Any of a class of elastomers (rubberlike synthetic organic compounds of high molecular weight) made by polymerization of the monomer 2-chloro-1,3-butadiene and vulcanized (cross-linked, like rubber), by sulfur, metallic oxides, or other agents. These synthetic rubbers, discovered in 1931 (see W.H. Carothers), are generally too expensive to use in making tires, but their resistance to chemicals and oxidation (see oxidation-reduction) makes them valuable in specialized applications, including shoe soles, hoses, adhesives, gaskets, seals, and foamed articles.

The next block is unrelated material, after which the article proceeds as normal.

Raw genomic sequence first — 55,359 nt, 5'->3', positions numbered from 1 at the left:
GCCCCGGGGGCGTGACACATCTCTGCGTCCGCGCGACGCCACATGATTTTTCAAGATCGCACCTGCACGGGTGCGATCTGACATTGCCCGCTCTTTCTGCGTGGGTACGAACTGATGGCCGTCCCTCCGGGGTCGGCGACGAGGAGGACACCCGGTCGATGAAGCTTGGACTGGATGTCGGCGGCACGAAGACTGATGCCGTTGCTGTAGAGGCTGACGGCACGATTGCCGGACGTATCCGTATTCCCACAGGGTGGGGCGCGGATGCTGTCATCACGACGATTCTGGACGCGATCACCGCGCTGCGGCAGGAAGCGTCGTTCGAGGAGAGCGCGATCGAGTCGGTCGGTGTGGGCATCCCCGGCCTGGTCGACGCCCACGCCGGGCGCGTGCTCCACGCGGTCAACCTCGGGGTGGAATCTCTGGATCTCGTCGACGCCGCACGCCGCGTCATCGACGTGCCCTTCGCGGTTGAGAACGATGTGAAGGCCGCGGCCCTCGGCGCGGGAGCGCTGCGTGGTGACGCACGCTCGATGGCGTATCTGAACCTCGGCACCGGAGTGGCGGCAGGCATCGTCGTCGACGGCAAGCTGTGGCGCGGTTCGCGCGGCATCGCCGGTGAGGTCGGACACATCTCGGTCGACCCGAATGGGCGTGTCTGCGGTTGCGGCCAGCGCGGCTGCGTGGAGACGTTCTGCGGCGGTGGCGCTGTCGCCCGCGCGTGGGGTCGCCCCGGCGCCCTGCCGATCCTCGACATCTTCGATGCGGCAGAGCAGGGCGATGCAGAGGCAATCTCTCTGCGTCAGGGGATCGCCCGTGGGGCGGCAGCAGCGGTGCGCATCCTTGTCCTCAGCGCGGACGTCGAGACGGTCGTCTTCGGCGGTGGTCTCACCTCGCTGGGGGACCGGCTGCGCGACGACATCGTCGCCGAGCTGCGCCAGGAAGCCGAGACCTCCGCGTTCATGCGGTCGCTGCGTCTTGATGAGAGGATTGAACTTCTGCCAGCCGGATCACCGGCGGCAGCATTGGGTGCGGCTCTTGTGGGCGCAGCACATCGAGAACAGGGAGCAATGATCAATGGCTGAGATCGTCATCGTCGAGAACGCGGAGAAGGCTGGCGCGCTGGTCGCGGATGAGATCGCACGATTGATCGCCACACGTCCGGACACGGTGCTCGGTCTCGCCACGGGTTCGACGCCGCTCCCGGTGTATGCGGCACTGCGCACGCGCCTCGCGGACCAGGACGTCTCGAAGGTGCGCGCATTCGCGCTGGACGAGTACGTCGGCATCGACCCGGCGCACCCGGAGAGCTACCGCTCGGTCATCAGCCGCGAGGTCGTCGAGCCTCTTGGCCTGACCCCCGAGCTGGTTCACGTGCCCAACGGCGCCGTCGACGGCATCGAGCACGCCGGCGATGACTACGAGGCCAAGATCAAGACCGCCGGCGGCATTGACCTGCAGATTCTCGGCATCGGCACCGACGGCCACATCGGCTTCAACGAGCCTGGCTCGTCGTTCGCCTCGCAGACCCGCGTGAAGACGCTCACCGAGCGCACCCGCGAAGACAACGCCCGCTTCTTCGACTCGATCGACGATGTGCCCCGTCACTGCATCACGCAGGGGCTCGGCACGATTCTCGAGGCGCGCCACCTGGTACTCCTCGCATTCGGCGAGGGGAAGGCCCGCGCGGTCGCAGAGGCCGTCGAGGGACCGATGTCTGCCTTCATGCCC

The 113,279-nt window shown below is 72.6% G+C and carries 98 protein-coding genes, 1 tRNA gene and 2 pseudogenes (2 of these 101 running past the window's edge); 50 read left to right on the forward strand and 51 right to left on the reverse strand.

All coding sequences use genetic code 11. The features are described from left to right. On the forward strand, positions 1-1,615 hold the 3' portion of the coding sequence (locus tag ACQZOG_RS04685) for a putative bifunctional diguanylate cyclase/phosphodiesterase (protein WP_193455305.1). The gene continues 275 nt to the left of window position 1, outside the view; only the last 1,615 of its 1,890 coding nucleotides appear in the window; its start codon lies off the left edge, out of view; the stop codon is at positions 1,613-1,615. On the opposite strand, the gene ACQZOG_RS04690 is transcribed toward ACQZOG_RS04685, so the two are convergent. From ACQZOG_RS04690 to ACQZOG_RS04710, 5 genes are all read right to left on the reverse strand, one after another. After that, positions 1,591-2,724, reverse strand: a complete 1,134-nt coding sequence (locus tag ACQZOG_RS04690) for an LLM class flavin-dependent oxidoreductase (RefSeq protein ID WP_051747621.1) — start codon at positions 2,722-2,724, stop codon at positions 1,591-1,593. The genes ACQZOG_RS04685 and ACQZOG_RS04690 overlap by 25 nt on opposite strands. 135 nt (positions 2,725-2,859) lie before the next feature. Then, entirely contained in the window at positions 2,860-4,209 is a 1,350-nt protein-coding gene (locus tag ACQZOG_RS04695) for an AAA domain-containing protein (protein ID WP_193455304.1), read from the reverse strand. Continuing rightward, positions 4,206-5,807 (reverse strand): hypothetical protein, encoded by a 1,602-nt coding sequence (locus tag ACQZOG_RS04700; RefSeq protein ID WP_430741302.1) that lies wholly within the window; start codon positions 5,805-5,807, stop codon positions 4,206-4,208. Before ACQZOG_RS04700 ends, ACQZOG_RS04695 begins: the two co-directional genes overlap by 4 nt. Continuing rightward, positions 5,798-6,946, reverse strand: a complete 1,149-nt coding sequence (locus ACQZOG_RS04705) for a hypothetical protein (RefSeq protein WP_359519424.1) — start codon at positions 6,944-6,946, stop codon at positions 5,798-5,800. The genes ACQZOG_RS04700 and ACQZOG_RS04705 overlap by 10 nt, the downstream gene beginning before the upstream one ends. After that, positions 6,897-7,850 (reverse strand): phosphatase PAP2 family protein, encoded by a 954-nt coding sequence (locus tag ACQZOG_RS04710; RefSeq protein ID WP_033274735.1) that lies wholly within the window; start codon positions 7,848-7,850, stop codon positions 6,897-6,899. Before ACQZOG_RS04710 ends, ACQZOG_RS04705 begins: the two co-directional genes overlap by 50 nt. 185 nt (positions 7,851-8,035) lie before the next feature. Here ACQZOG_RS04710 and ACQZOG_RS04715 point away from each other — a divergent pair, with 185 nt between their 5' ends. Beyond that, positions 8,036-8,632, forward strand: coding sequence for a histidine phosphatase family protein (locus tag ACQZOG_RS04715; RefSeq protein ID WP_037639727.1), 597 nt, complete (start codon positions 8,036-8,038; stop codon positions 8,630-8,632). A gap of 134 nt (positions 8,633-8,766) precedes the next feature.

This entry comes from Encyclopædia Britannica Concise.
For the full entry on neoprene, visit

Seen & Heard

What made you look up neoprene? Please tell us what you were reading, watching or discussing that led you here.

Get Our Free Apps
Voice Search, Favorites,
Word of the Day, and More
Join Us on FB & Twitter
Get the Word of the Day and More